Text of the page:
The North American African’s visceral response to the Lone Star State, Texas, is complex, yet not complicated. If ever a geography was seeped in policies that inhibit the freedoms of Black and, more recently, Brown people, Texas is that state or should we say country? Like California, another country with a GNP reach beyond these shores means that what happens in Houston impacts the nation, whether citizens realize this or not. Hurricanes are not unusual to the region, yet Hurricane Harvey dumped more water on the region than expected and caused much displacement and damage.
Texas Department of Criminal Justice (TDCJ) is denying Texas prisoners the ability to send or receive mail in light of Tropical Storm Harvey. Although Houston is a major mail hub for Texas, this does not explain why prisoners in areas of the state unaffected by the flooding – for example, Clements Unit in Amarillo – would be denied access to mail. In a press release, TDCJ stated that five Texas prisons have been evacuated.
On June 20, the Berkeley City Council, only months after being swept in by a progressive majority, rejected the call of hundreds of people to terminate a series of entanglements between local police and the federal security forces of the Donald Trump administration. The resistance failed to resist. In the nation’s heartland of dissent. What went wrong, and why? Petitions, a huge crowd, support from prominent public figures, fact sheets, a city poll dominated by those wanting a pull-out, three hours of public comment with no support for anything other than getting out. None of it mattered.
On May 29, 2015, on the Golden Gate Bridge side of Treasure Island, smelly brown chocolate ooze began to gush from the Lundgren family’s 1201-B Bayside Drive faucets. The other side of the island had just trembled. Between the Job Corps grounds and the San Francisco Bay Bridge, Lennar Corp. engineers had penetrated 50 feet of soil with huge vibrating bores.
U.S. Postmaster General Patrick Donahoe spoke at a National Postal Forum in San Francisco on March 18, prompting picketing by rank and file postal employees and their supporters. Protestors opposed Donahoe’s support for post office closures and layoffs of USPS (U.S. Postal Service) workers. The demonstration was part of a week of actions called for by Communities and Postal Workers United .
The situation in public housing projects in Coney Island, Brooklyn remains a “humanitarian crisis” in which the government and the Red Cross have been nearly completely absent, according to Eric Moed, a volunteer aid worker with Occupy Sandy. The projects in Coney Island remain without power and often without water and necessities in the wake of Hurricane Sandy.
Ask anyone living in Cobble Hill or Carroll Gardens or Park Slope earlier this week, and they would tell you that they have power, hot water and wi-fi. In fact, most of the $1 million-plus townhouses and local businesses in Brooklyn’s wealthier neighborhoods never lost any basic necessities, even during the worst of the storm. But the Gowanus Houses, a low-income public housing complex owned and operated by the New York City Housing Authority (NYCHA), which falls almost at the intersection of those three neighborhoods, is an exception.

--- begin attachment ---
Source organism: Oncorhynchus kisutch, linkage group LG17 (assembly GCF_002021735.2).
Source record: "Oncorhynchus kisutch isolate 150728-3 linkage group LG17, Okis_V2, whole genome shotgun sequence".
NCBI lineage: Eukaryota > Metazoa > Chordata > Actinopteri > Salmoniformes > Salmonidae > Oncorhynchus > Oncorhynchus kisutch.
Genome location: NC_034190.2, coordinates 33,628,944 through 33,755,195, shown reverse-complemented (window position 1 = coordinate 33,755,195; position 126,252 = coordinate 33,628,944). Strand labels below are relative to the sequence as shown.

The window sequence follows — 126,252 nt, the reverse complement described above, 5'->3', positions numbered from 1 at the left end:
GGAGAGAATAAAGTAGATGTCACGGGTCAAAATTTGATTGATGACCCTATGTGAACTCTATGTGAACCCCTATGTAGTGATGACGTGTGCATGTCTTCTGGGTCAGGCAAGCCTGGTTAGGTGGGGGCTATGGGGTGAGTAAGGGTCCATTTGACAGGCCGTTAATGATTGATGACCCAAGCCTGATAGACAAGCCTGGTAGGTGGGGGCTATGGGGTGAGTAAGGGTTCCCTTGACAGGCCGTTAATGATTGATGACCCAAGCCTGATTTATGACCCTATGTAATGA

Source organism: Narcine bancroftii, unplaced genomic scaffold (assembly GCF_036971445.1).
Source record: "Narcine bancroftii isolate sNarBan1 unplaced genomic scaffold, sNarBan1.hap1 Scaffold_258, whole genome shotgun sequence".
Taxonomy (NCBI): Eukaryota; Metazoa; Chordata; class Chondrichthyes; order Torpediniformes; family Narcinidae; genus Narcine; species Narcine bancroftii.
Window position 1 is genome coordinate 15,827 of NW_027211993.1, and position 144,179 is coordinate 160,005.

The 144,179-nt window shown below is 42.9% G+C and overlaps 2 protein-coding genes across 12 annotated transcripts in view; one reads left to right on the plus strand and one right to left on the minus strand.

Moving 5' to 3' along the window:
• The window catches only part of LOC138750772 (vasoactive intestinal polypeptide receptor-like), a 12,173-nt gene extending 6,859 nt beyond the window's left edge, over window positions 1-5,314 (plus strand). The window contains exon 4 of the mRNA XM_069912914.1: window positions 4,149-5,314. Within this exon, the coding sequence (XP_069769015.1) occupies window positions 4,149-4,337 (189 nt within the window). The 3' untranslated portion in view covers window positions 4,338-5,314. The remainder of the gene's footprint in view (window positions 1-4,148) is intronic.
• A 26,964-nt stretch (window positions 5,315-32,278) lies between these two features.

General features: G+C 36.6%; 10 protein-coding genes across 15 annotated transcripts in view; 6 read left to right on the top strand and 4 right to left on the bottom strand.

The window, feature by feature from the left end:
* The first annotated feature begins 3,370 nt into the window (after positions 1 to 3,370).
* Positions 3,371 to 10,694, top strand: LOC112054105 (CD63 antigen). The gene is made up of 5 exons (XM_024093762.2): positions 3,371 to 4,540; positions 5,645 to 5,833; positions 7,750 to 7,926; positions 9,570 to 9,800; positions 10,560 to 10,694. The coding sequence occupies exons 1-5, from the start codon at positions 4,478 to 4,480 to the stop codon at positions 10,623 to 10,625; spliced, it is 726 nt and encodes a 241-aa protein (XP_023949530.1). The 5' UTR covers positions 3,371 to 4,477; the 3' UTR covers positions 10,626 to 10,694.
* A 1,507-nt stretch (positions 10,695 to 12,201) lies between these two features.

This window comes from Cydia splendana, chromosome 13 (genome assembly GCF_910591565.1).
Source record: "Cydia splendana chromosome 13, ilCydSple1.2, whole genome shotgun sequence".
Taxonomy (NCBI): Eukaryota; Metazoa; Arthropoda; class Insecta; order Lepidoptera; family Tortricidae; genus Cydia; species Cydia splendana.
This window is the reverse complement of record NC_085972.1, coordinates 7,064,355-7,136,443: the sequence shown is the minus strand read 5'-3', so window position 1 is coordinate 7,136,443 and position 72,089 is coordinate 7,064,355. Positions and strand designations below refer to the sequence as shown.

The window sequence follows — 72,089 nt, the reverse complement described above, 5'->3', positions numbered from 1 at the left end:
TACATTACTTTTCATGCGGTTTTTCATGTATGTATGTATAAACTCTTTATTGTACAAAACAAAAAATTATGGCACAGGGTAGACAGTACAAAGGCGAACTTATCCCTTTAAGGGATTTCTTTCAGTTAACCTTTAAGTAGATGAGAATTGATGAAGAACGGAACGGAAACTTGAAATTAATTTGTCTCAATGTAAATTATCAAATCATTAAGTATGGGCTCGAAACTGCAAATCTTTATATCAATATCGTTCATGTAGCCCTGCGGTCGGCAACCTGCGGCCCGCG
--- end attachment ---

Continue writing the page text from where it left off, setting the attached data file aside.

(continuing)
Six years ago, Hurricane Katrina hit the Gulf coast. The impact of Katrina and government bungling continue to inflict major pain on the people left behind. It is impossible to understand what happened and what still remains without considering race, gender and poverty. The following offer some hints of what remains.
One year after an earthquake devastated Haiti, much of the promised relief and reconstruction aid has not reached those most in need. Less than 2% of the $267 million spent so far has gone to Haitian firms, the rest to "masters of disaster," big U.S. firms that hire Haitians to do the back-breaking work for $5 a day.
With 3,500 beds in a city of about 350,000 residents, Orleans Parish Prison (OPP) is already the largest per capita county jail of any major U.S. city. Sheriff Marlin Gusman, the elected official with oversight over the jail, has submitted plans for an even larger complex.
Four years after Hurricane Katrina hit New Orleans, survivors living in Houston are still fighting to keep a roof over their heads. Three women spoke recently at a news conference at the Kensington Club II townhome apartments to expose the owner’s corruption and the squalid living conditions he allows.
The move by FEMA to enforce the June 1 eviction date for Gulf Region residents who live in temporary trailers not only lacks basic compassion but is also a derogation of the government's responsibilities to uphold fundamental human rights.
The fight for housing affordable to low-income families in the United States is a vortex – even unlike the work I did representing immigrants in the post-9/11 world. In my experience, fighting for public housing is more unpopular than fighting for non-citizens’ rights.
The Lower 9th Ward Village, a post-Katrina nonprofit community center, is to become a multipurpose, multi-use facility that caters to the community in general, with emphasis on providing services, skills training and recreational activities to youth and the elderly.